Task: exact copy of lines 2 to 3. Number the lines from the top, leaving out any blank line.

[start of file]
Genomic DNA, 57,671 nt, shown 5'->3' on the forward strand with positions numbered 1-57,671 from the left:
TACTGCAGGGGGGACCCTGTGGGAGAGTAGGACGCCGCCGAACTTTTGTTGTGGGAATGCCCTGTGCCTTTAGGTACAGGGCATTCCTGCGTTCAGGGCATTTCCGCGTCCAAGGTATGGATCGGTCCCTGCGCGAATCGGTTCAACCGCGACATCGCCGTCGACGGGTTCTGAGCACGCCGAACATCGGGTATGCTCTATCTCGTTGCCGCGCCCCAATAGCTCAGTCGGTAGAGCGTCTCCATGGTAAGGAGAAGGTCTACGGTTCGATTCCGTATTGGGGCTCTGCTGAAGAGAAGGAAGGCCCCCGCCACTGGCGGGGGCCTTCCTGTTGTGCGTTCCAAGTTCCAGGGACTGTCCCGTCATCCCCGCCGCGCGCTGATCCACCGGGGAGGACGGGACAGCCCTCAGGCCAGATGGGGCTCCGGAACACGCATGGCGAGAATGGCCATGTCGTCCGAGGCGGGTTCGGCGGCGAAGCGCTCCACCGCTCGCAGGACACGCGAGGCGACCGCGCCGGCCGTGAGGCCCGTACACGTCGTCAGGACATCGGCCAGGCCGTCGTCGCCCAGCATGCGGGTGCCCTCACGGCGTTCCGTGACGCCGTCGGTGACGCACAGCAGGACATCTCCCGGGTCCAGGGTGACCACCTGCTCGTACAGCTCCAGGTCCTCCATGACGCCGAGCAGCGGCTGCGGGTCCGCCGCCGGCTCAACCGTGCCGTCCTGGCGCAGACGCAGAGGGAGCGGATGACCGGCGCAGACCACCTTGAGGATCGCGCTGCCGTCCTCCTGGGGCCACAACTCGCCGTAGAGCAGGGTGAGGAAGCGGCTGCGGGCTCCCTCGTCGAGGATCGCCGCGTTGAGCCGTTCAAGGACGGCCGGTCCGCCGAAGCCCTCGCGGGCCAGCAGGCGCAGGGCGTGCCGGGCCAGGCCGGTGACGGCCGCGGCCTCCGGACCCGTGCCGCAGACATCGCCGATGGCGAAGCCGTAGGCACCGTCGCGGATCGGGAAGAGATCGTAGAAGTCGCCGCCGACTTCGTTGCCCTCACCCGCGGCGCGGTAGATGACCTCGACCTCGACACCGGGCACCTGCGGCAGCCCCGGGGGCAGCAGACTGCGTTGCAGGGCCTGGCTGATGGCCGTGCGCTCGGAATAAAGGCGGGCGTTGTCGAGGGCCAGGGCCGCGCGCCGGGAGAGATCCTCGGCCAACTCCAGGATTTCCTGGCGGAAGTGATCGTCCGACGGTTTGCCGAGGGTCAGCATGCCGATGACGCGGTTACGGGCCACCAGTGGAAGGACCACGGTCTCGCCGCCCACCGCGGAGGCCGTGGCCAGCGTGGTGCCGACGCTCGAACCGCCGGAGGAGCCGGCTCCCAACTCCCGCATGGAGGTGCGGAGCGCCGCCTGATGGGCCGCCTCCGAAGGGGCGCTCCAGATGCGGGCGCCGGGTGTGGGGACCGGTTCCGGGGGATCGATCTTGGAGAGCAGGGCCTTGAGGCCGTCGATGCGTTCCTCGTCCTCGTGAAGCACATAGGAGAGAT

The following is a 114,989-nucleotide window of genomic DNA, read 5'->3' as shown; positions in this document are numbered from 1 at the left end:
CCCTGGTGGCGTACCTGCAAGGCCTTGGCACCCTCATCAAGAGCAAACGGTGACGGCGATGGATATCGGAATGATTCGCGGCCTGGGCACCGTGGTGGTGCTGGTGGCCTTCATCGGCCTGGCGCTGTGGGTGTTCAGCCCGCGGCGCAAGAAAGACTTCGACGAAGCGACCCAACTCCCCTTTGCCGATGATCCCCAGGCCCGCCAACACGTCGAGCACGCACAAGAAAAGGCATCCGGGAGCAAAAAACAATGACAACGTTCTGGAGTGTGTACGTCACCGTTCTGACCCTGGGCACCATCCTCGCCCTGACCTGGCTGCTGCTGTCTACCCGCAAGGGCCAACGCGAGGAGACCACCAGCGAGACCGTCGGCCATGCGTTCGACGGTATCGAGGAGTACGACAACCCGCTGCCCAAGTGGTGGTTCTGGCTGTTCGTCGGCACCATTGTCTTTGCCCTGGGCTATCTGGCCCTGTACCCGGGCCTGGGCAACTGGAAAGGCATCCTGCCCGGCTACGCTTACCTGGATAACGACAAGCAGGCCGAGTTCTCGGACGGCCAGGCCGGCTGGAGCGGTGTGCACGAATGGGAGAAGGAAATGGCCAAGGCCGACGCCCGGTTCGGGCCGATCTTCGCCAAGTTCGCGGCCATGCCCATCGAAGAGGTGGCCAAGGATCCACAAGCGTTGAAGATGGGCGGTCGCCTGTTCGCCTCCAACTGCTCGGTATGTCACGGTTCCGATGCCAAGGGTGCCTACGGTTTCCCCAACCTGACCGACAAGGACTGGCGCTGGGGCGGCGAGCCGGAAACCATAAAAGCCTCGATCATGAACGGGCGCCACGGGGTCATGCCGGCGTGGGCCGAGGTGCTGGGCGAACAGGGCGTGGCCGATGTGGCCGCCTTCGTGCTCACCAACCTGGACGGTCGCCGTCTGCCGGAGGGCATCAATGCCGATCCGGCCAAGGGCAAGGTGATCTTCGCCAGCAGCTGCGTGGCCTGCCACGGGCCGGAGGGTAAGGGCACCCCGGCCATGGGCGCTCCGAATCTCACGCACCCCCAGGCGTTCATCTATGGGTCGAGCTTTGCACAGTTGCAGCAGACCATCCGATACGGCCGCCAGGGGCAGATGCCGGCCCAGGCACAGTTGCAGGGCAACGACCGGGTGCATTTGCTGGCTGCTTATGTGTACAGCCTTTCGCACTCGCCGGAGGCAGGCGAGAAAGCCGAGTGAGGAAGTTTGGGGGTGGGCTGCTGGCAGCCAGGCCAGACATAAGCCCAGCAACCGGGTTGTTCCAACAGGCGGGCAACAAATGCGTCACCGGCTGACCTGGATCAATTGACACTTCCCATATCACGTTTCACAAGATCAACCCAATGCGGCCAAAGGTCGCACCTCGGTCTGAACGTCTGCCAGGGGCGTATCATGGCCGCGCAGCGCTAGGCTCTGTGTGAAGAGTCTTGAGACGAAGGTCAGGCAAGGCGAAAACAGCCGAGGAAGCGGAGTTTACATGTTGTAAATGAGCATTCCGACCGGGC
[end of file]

TACTGCAGGGGGGACCCTGTGGGAGAGTAGGACGCCGCCGAACTTTTGTTGTGGGAATGCCCTGTGCCTTTAGGTACAGGGCATTCCTGCGTTCAGGGCATTTCCGCGTCCAAGGTATGGATCGGTCCCTGCGCGAATCGGTTCAACCGCGACATCGCCGTCGACGGGTTCTGAGCACGCCGAACATCGGGTATGCTCTATCTCGTTGCCGCGCCCCAATAGCTCAGTCGGTAGAGCGTCTCCATGGTAAGGAGAAGGTCTACGGTTCGATTCCGTATTGGGGCTCTGCTGAAGAGAAGGAAGGCCCCCGCCACTGGCGGGGGCCTTCCTGTTGTGCGTTCCAAGTTCCAGGGACTGTCCCGTCATCCCCGCCGCGCGCTGATCCACCGGGGAGGACGGGACAGCCCTCAGGCCAGATGGGGCTCCGGAACACGCATGGCGAGAATGGCCATGTCGTCCGAGGCGGGTTCGGCGGCGAAGCGCTCCACCGCTCGCAGGACACGCGAGGCGACCGCGCCGGCCGTGAGGCCCGTACACGTCGTCAGGACATCGGCCAGGCCGTCGTCGCCCAGCATGCGGGTGCCCTCACGGCGTTCCGTGACGCCGTCGGTGACGCACAGCAGGACATCTCCCGGGTCCAGGGTGACCACCTGCTCGTACAGCTCCAGGTCCTCCATGACGCCGAGCAGCGGCTGCGGGTCCGCCGCCGGCTCAACCGTGCCGTCCTGGCGCAGACGCAGAGGGAGCGGATGACCGGCGCAGACCACCTTGAGGATCGCGCTGCCGTCCTCCTGGGGCCACAACTCGCCGTAGAGCAGGGTGAGGAAGCGGCTGCGGGCTCCCTCGTCGAGGATCGCCGCGTTGAGCCGTTCAAGGACGGCCGGTCCGCCGAAGCCCTCGCGGGCCAGCAGGCGCAGGGCGTGCCGGGCCAGGCCGGTGACGGCCGCGGCCTCCGGACCCGTGCCGCAGACATCGCCGATGGCGAAGCCGTAGGCACCGTCGCGGATCGGGAAGAGATCGTAGAAGTCGCCGCCGACTTCGTTGCCCTCACCCGCGGCGCGGTAGATGACCTCGACCTCGACACCGGGCACCTGCGGCAGCCCCGGGGGCAGCAGACTGCGTTGCAGGGCCTGGCTGATGGCCGTGCGCTCGGAATAAAGGCGGGCGTTGTCGAGGGCCAGGGCCGCGCGCCGGGAGAGATCCTCGGCCAACTCCAGGATTTCCTGGCGGAAGTGATCGTCCGACGGTTTGCCGAGGGTCAGCATGCCGATGACGCGGTTACGGGCCACCAGTGGAAGGACCACGGTCTCGCCGCCCACCGCGGAGGCCGTGGCCAGCGTGGTGCCGACGCTCGAACCGCCGGAGGAGCCGGCTCCCAACTCCCGCATGGAGGTGCGGAGCGCCGCCTGATGGGCCGCCTCCGAAGGGGCGCTCCAGATGCGGGCGCCGGGTGTGGGGACCGGTTCCGGGGGATCGATCTTGGAGAGCAGGGCCTTGAGGCCGTCGATGCGTTCCTCGTCCTCGTGAAGCACATAGGAGAGAT

The following is a 114,989-nucleotide window of genomic DNA, read 5'->3' as shown; positions in this document are numbered from 1 at the left end: